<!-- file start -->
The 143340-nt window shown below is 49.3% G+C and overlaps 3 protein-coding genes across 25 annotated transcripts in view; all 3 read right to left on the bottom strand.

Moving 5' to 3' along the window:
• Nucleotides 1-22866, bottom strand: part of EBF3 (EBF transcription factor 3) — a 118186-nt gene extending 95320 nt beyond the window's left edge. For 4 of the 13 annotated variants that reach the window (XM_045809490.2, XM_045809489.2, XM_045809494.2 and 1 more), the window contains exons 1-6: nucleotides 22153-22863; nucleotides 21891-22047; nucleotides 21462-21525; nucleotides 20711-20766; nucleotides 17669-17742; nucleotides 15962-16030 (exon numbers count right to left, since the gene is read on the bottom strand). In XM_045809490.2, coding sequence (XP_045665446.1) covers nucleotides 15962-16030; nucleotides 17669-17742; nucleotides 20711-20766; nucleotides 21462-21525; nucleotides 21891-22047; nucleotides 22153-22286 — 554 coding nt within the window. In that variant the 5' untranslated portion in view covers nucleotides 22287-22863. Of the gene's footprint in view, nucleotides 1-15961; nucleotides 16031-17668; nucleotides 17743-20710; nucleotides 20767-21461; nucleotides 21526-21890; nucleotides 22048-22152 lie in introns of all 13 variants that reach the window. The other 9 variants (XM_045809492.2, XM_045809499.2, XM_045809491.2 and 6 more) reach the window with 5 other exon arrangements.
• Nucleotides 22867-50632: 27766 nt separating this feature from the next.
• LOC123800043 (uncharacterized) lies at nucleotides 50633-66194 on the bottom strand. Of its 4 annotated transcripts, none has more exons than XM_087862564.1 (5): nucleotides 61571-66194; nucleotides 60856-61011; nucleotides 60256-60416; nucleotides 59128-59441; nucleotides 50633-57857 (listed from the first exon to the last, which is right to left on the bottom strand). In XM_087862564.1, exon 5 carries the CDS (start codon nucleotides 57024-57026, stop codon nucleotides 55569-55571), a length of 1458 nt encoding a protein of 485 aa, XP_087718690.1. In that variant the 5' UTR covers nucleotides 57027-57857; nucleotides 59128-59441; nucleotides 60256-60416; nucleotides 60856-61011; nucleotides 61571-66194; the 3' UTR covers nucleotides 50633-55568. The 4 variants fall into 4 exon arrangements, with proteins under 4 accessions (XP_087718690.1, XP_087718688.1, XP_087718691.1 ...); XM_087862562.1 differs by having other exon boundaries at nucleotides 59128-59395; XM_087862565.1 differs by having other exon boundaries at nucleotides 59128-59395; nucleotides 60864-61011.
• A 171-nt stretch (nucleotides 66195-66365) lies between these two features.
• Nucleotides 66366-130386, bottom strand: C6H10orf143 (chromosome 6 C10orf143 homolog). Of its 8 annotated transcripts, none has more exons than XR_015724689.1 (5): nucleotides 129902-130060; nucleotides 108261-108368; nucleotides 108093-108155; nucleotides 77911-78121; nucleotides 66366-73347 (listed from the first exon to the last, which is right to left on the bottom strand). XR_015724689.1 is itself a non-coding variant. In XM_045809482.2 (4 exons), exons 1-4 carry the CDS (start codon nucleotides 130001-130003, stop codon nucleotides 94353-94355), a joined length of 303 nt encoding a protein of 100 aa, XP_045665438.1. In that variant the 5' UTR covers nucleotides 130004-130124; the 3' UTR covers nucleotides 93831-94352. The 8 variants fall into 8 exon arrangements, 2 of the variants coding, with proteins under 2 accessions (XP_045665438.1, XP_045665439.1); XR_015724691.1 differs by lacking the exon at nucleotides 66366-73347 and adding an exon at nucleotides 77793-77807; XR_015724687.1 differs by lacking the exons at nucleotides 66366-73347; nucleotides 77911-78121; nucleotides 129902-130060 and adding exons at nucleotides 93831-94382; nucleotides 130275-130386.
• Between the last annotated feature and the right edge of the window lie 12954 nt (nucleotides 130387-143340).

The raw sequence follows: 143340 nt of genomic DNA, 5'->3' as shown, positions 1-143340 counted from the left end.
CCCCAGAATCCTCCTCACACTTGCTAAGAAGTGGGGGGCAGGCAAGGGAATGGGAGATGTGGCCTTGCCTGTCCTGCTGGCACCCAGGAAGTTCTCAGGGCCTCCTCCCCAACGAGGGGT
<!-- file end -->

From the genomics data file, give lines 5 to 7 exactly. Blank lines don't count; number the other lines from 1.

• LOC123800043 (uncharacterized) lies at nucleotides 50633-66194 on the bottom strand. Of its 4 annotated transcripts, none has more exons than XM_087862564.1 (5): nucleotides 61571-66194; nucleotides 60856-61011; nucleotides 60256-60416; nucleotides 59128-59441; nucleotides 50633-57857 (listed from the first exon to the last, which is right to left on the bottom strand). In XM_087862564.1, exon 5 carries the CDS (start codon nucleotides 57024-57026, stop codon nucleotides 55569-55571), a length of 1458 nt encoding a protein of 485 aa, XP_087718690.1. In that variant the 5' UTR covers nucleotides 57027-57857; nucleotides 59128-59441; nucleotides 60256-60416; nucleotides 60856-61011; nucleotides 61571-66194; the 3' UTR covers nucleotides 50633-55568. The 4 variants fall into 4 exon arrangements, with proteins under 4 accessions (XP_087718690.1, XP_087718688.1, XP_087718691.1 ...); XM_087862562.1 differs by having other exon boundaries at nucleotides 59128-59395; XM_087862565.1 differs by having other exon boundaries at nucleotides 59128-59395; nucleotides 60864-61011.
• A 171-nt stretch (nucleotides 66195-66365) lies between these two features.
• Nucleotides 66366-130386, bottom strand: C6H10orf143 (chromosome 6 C10orf143 homolog). Of its 8 annotated transcripts, none has more exons than XR_015724689.1 (5): nucleotides 129902-130060; nucleotides 108261-108368; nucleotides 108093-108155; nucleotides 77911-78121; nucleotides 66366-73347 (listed from the first exon to the last, which is right to left on the bottom strand). XR_015724689.1 is itself a non-coding variant. In XM_045809482.2 (4 exons), exons 1-4 carry the CDS (start codon nucleotides 130001-130003, stop codon nucleotides 94353-94355), a joined length of 303 nt encoding a protein of 100 aa, XP_045665438.1. In that variant the 5' UTR covers nucleotides 130004-130124; the 3' UTR covers nucleotides 93831-94352. The 8 variants fall into 8 exon arrangements, 2 of the variants coding, with proteins under 2 accessions (XP_045665438.1, XP_045665439.1); XR_015724691.1 differs by lacking the exon at nucleotides 66366-73347 and adding an exon at nucleotides 77793-77807; XR_015724687.1 differs by lacking the exons at nucleotides 66366-73347; nucleotides 77911-78121; nucleotides 129902-130060 and adding exons at nucleotides 93831-94382; nucleotides 130275-130386.